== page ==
I've been quite absent lately from the blog world. I have Google Reader, which is great for reading, but not quite as good for commenting. And there's this idea in my head that I need to "catch up" with a mega-brilliant post, and that's feeling pretty daunting. (Then again, Crabby McSlacker of Cranky Fitness made a comeback--yeayyy!--so maybe it's not too late...)
"Hmmm," I thought to myself. "Maybe I could just post little 'postlettes,' but more frequently? Or maybe I have something in my drafts that would do?"
And then I came across the following in my rough drafts. I wrote it over a year ago. Funny how I sound just as harried then, eh? This past year has also taught me a lot about how powerful that can be, being present for others, so this finally seemed like the time to post it. Without any further ado....
Ever feel like "just being there" for people can sometimes seem so...passive? Not useful, because we've come to associate usefulness with concrete action? I know I feel that way more often than I'd like to admit. It's not a comfortable feeling for me. I prefer to jump in, do things, take action to bring about the desired result.
Some of you may remember that time in early 2009, when my mom was admitted to the hospital with congestive heart failure and needed heart valve replacement surgery. I made two trips downstate, while Mr. Handsome-and-Handy kept things running smoothly on the home front. There wasn't much I could do, other than "be present" with my parents and be their phone liaison to our extended family, so that my step-dad and mom could have the time and space they needed.
Talk about feeling passive and helpless! To my mind, the important doing was in others' hands. I was just an extra thumb. (Although maybe an extra thumb is more useful than one would think. One of my ancestors had with an extra thumb; too bad I can't go back and ask him.)
Anyhow, one of the mornings we were sitting around, sipping coffee and reading the local paper. I'm not a big news reader, so I was browsing for the comics, and I came across a Q&A column syndicated from The Kansas City Star called Searching for Answers. The topic was, "How do you comfort a grieving person who doesn't have a faith?" (This article was published on 2009-01-17, Page F12, Kansas City Star, The (MO). Their archives are available by subscription only, so I'm unable to link to the original.) Two ministers' thoughtful responses were used for the column.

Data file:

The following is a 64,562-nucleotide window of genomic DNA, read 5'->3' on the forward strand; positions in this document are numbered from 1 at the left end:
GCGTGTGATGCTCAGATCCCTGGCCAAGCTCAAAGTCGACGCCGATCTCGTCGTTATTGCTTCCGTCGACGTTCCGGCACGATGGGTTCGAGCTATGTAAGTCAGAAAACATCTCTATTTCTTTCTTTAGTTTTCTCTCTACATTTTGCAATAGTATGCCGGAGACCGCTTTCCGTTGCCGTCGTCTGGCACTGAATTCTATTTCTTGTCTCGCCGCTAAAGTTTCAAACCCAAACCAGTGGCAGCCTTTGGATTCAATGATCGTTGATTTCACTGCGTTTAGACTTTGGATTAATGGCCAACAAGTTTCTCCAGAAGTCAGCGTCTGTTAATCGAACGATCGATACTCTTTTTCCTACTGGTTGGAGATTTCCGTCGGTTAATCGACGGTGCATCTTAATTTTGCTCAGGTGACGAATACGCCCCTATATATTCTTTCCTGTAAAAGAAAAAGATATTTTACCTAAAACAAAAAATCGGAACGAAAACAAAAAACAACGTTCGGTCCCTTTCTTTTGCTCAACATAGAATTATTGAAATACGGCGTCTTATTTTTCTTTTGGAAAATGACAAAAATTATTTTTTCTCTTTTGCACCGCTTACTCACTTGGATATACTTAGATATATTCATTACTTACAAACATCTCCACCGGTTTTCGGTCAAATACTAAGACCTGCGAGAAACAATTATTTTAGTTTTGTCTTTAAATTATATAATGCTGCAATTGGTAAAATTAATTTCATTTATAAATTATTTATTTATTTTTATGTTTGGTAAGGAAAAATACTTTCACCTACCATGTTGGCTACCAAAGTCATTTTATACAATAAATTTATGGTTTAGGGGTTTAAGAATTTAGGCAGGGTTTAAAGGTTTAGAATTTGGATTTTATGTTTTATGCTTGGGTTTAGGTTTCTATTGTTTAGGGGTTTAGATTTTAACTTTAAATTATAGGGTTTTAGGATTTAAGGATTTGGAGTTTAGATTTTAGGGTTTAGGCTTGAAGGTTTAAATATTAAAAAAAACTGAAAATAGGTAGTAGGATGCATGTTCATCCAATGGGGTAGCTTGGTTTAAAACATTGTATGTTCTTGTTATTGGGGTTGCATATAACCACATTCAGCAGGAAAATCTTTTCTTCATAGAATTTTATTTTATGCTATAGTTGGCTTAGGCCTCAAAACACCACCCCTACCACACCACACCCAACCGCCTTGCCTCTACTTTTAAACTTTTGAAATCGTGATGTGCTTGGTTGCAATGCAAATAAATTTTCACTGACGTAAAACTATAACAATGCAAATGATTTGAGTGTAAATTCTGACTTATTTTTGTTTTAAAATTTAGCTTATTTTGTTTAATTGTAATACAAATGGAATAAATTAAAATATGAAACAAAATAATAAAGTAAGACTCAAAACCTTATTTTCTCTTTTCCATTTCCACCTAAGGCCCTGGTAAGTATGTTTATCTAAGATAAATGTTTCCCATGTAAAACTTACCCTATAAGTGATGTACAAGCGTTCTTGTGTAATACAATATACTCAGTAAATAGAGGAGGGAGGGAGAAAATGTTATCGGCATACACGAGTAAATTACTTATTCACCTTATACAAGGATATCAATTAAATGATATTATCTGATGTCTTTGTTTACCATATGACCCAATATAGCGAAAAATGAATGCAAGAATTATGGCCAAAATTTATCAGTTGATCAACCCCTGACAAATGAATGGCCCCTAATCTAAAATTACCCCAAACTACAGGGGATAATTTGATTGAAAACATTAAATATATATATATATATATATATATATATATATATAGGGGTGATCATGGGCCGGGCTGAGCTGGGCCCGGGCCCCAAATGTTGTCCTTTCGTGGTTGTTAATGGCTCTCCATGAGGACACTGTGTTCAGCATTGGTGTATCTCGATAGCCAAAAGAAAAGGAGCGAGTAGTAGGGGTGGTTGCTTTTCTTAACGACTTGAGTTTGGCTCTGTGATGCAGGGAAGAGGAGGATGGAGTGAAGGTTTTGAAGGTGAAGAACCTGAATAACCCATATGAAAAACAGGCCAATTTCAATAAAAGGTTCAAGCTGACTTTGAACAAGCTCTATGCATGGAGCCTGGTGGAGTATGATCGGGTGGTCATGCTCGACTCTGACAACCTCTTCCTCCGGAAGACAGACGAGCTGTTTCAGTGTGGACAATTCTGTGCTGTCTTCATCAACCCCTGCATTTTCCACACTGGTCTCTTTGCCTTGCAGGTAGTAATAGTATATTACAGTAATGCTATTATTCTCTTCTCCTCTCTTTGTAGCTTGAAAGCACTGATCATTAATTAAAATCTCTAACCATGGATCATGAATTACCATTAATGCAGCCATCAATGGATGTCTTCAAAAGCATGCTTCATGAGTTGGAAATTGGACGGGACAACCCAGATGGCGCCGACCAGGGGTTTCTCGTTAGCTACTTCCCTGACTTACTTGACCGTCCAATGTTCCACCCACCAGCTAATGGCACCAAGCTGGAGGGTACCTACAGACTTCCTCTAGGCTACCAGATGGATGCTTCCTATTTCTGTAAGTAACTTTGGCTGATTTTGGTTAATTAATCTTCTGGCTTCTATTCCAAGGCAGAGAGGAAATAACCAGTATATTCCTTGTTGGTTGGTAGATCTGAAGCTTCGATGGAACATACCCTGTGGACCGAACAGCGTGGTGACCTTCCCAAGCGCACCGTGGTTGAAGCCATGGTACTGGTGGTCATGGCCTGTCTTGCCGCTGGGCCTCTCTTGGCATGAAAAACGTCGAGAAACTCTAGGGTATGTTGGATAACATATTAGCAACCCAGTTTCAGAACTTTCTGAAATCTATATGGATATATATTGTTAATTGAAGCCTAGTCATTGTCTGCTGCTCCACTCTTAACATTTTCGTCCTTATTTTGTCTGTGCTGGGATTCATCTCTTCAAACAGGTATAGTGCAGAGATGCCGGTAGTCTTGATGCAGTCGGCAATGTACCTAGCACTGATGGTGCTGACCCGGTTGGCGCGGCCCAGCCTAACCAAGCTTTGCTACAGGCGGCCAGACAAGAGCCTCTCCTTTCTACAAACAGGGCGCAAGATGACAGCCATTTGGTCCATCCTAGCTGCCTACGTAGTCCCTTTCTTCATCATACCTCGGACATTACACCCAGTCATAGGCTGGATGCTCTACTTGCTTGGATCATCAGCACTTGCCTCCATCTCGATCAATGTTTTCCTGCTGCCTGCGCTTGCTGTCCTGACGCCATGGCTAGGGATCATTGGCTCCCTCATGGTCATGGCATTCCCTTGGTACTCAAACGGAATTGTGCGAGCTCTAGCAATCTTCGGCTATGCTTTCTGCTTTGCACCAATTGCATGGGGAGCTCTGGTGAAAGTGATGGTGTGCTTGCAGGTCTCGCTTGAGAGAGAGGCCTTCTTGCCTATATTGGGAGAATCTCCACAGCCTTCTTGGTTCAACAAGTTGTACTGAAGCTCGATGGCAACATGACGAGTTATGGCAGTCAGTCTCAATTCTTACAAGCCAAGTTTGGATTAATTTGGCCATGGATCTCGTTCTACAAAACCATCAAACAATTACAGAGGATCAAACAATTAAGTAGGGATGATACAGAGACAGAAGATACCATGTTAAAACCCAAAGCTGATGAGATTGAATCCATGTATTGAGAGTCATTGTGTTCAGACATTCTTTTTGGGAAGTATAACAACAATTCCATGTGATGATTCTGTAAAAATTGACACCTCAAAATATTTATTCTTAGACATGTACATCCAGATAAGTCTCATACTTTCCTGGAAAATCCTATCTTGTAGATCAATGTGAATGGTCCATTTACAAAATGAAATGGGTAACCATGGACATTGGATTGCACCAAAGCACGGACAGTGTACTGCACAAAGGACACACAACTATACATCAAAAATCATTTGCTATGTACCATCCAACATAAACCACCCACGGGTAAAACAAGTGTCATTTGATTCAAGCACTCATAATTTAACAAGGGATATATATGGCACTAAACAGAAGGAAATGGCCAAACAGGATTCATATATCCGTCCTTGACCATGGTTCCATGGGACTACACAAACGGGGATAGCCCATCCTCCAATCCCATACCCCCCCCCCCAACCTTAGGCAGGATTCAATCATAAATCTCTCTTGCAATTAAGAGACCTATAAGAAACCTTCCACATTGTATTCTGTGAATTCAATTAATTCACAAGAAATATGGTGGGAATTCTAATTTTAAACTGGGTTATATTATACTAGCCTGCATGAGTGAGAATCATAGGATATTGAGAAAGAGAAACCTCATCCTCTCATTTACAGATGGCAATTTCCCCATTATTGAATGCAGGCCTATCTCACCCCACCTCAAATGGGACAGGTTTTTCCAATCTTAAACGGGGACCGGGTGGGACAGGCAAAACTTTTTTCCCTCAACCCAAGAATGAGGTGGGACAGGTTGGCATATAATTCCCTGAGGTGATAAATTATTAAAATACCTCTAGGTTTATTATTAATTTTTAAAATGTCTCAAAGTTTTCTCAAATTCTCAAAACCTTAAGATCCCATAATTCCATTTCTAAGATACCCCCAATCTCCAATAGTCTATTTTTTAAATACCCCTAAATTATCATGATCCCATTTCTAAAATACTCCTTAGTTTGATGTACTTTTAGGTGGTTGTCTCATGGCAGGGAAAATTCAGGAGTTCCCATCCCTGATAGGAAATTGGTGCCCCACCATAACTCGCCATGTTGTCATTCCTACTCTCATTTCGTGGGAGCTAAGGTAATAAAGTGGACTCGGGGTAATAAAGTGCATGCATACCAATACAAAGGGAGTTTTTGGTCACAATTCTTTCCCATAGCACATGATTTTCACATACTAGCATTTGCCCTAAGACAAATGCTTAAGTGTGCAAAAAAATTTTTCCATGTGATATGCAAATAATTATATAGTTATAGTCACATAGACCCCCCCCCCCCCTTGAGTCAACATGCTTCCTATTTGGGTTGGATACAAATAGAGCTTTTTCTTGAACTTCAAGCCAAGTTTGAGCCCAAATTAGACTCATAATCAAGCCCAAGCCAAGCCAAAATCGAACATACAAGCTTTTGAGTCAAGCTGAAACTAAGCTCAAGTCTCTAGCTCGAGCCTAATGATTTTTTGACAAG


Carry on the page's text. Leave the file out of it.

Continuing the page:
I know, not a very happy topic when one's mom is in the hospital, is it? But boy, the first minister's answer and its timing was quite what I call a "woo-woo moment": that is, if my life were a movie, that would be the moment where the soundtrack plays that "woooooooo-EEEEEEE-ooooooooo" music. You know those coincidences that make you sit up in your chair a little straighter and pay attention? That makes you ponder along with the X-Files' Agent Mulder: "If coincidences are coincidences, why do they feel so contrived?" Yep, one of those moments.
Rev. Pat Rush advised something called the ministry of presence:
"The ministry of presence requires a willingness to spend time with another in a nonjudgmental and nondirective manner...simply crying with others in their sorrows and rejoicing with them in their good times. It is the ministry of love and concern for another, fully respecting what the other both believes and doesn't believe. It is the ministry of 'staying close together' with another."
In other words, "being present" for someone. This article and its timing helped me understand that I was doing--by not doing--exactly what my parents needed me to do for them. (And happily, it all turned out fine: my mom healed and is doing great, and both parents quit smoking.)
I clipped and saved that article, and I've wanted to blog about it for awhile now. For some reason, this just felt like the right time to share it. Maybe because I've been really busy lately and have been unable to "be present" here as much as I'd like to be. Maybe because I (and others) seem to be struggling with the health and fitness stuff a little more than usual.
When I wonder whether things like Twitter or Facebook are just big time-sucks, or when I feel a little overwhelmed by the whole blog thing, I think about the times when I've shared joys and triumphs, grieved with others, waited and hoped with others for various news or results, or simply listened or felt heard. This "bring present" thing? Powerful stuff.